Incident Of The Week: Dutch Investigators Thwart Russian Cyber-Attack
Russians Allegedly Attempt 'Drive-By' WiFi Attack
In the dynamic world of cyber security, breaches are both tightly guarded and, sadly, imminent.
Combing through data, market research and threat-defense efforts taken by enterprises can be a daunting task. Here at Cyber Security Hub, we both track the latest industry news and make it more navigable for the IT professional. Cyber Security Hub coverage extends outwards – as it helps enterprises batten down their proverbial hatches.
In this edition of “Incident of the Week,” we examine an alleged nation-state hack that was foiled by Dutch investigators – resulting in a big “victory” for cyber defenders.
Supposed Russian agents connected to a GRU intelligence cyber warfare team (Unit 26165/APT 28) were named in a plot to hack the Organization for the Prevention of Chemical Weapons (OPCW), a prominent watchdog group, in The Hague in April 2018.
Four Russians were identified by Dutch officials, and news of the attempted cyber-attack is coming to light. The cyber unit attached to the attempted plot has allegedly carried out operations around the world, according to the BBC.
The OPCW is the one of the world’s largest watchdog groups, and in June absorbed additional power that drew the ire of Russia. It is being reported that the cyber agents were going to carry out a closed-access hack against the OPCW’s WiFi network.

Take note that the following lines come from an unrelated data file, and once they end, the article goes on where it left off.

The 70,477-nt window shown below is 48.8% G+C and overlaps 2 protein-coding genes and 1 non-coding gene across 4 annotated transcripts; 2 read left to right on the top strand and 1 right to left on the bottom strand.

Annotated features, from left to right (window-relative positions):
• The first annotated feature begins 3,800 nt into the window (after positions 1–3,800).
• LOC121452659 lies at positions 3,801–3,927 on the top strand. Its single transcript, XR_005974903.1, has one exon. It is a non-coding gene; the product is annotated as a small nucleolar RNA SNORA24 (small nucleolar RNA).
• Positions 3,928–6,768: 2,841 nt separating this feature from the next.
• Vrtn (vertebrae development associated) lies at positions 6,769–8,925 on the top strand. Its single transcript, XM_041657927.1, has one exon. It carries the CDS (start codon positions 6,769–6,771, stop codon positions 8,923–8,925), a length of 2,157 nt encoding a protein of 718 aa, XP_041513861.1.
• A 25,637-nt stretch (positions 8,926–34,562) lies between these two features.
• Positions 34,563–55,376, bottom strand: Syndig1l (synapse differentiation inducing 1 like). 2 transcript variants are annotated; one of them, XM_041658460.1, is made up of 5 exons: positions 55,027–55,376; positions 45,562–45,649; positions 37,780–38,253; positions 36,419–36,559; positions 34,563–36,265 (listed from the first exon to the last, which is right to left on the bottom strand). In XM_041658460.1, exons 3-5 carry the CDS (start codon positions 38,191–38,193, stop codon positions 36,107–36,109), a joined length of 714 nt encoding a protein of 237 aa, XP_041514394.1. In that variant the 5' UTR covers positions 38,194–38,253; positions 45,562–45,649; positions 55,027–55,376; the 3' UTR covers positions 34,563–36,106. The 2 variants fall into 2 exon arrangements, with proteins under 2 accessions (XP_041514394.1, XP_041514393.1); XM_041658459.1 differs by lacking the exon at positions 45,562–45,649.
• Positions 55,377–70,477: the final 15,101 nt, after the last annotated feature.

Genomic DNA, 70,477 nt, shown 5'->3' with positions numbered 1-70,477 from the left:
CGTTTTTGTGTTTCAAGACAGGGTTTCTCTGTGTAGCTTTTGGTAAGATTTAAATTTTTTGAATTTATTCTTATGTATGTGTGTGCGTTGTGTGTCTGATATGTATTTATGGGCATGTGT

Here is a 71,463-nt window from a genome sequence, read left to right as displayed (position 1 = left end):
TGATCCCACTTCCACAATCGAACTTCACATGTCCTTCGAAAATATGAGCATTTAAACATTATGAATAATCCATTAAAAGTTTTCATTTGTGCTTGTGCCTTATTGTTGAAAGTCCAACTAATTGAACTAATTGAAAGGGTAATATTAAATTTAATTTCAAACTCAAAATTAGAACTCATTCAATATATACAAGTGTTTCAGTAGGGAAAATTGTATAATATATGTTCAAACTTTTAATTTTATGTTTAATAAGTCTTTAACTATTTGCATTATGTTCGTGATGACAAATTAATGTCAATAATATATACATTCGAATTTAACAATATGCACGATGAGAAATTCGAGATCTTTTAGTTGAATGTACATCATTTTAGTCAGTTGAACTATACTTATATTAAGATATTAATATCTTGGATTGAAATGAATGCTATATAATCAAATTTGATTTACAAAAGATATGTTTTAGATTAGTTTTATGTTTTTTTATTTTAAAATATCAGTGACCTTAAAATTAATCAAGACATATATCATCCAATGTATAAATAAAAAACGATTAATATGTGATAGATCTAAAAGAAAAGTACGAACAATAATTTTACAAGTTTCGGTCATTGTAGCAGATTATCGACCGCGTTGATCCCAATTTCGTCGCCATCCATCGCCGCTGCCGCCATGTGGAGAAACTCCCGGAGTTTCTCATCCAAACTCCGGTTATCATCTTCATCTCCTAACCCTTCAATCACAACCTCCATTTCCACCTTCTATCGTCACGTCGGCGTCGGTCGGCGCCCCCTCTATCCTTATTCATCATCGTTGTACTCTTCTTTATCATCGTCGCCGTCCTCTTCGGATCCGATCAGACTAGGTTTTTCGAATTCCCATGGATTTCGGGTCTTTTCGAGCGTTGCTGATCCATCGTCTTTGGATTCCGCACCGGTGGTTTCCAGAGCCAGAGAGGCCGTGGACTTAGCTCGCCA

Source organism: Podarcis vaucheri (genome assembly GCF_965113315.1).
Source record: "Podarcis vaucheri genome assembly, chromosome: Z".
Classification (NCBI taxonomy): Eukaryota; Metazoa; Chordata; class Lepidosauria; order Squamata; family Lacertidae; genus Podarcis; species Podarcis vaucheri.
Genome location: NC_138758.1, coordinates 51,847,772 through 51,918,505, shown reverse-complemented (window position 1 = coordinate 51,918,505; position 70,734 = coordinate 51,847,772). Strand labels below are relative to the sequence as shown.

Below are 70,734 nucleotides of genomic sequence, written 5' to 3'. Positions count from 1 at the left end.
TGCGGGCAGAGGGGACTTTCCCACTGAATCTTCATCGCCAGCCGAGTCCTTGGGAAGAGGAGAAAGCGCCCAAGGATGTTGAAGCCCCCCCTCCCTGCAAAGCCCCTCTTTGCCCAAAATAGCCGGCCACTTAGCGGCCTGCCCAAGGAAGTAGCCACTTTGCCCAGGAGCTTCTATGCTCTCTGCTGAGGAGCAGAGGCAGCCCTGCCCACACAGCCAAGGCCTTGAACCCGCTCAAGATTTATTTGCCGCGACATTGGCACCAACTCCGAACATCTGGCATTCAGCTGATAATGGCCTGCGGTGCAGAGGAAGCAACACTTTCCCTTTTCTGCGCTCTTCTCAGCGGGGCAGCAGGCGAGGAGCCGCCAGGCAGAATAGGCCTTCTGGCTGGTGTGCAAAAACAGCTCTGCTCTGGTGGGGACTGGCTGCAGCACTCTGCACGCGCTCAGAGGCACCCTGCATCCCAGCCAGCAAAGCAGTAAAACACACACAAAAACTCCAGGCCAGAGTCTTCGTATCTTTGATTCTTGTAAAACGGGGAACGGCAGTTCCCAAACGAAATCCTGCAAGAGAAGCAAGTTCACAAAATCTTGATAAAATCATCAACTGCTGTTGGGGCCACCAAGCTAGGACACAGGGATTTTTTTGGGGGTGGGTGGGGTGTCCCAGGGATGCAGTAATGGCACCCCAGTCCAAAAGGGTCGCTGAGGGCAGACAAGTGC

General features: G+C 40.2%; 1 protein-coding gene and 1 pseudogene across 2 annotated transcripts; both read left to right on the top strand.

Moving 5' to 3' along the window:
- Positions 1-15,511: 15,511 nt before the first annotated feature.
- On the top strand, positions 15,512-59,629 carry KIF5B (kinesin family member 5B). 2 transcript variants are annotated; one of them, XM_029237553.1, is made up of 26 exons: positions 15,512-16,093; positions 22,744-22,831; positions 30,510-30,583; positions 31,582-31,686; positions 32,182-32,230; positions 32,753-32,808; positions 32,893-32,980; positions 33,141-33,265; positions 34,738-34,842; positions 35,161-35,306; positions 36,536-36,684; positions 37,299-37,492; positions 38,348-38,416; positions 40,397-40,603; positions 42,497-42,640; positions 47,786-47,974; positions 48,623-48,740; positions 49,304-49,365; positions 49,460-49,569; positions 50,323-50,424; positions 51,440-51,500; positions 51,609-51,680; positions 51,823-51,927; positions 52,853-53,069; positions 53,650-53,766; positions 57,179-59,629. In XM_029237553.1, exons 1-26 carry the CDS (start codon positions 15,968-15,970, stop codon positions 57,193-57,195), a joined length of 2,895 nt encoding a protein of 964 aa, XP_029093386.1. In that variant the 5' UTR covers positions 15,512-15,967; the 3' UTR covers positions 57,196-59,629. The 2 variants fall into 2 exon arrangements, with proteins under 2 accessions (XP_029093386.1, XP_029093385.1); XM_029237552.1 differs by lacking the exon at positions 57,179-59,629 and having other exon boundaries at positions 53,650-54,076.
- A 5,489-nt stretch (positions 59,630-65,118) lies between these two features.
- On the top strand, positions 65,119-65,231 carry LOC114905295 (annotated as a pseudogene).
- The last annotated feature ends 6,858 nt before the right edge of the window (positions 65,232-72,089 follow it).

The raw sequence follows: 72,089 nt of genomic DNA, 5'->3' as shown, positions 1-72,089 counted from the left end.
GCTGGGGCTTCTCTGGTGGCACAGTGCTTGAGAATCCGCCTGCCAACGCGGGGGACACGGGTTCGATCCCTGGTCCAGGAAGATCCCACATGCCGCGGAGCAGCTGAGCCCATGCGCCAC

In the rear of a car connected to the agents, officials recovered specialist equipment, including an antenna hidden beneath a jacket aimed at the organization’s building. The antenna would intercept login details, according to the Dutch intelligence service.
The BBC said the aim was to compromise and disrupt computers in the building. The hackers then reportedly planned to flee to Switzerland just days later (and even had the train tickets to do so). However, they were detained by before they could carry out the plan.
As the BBC notes, a “drive-by” attack targets WiFi networks and could allow for lateral movement once the network is compromised. Some hotspots can “harbor hardware weaknesses that can be exploited to grab traffic,” the same report notes.
It has been documented that hotspot makers can generate passwords that are simple to infiltrate. Industry research also points out “fundamental weaknesses” in creating hardened passwords, the BBC writes.
Faux-WiFi networks can also be created to lure legitimate users – at which point the culpable threat actor has numerous options to inflict his or her damage.
Luckily for OPCW investigations and officials close to them, the threat actors were closely monitored and detained on April 13.
Instead of jail time, however, the men were expelled back to Moscow – likely due to the 1961 Vienna Convention which provides immunity to diplomats.
The paper trail is equally long behind this cyber unit, as they had reportedly scouted the OPCW area, and a Russian laptop was found to be in key areas around the globe where investigators have been piecing together Russian involvement in controversial geopolitical events.
It is clear that the threat to the enterprise is profound, but nation-state efforts can cripple infrastructures and they keep public-sector security professionals on constant guard. These principles also carry over to big business and the private sector, as controversial hacking groups can also target large financial institutions, critical infrastructure, healthcare administrators, oil and gas companies, etc.
Stay tuned to the Cyber Security Hub for continued “Incident of the Week” coverage!
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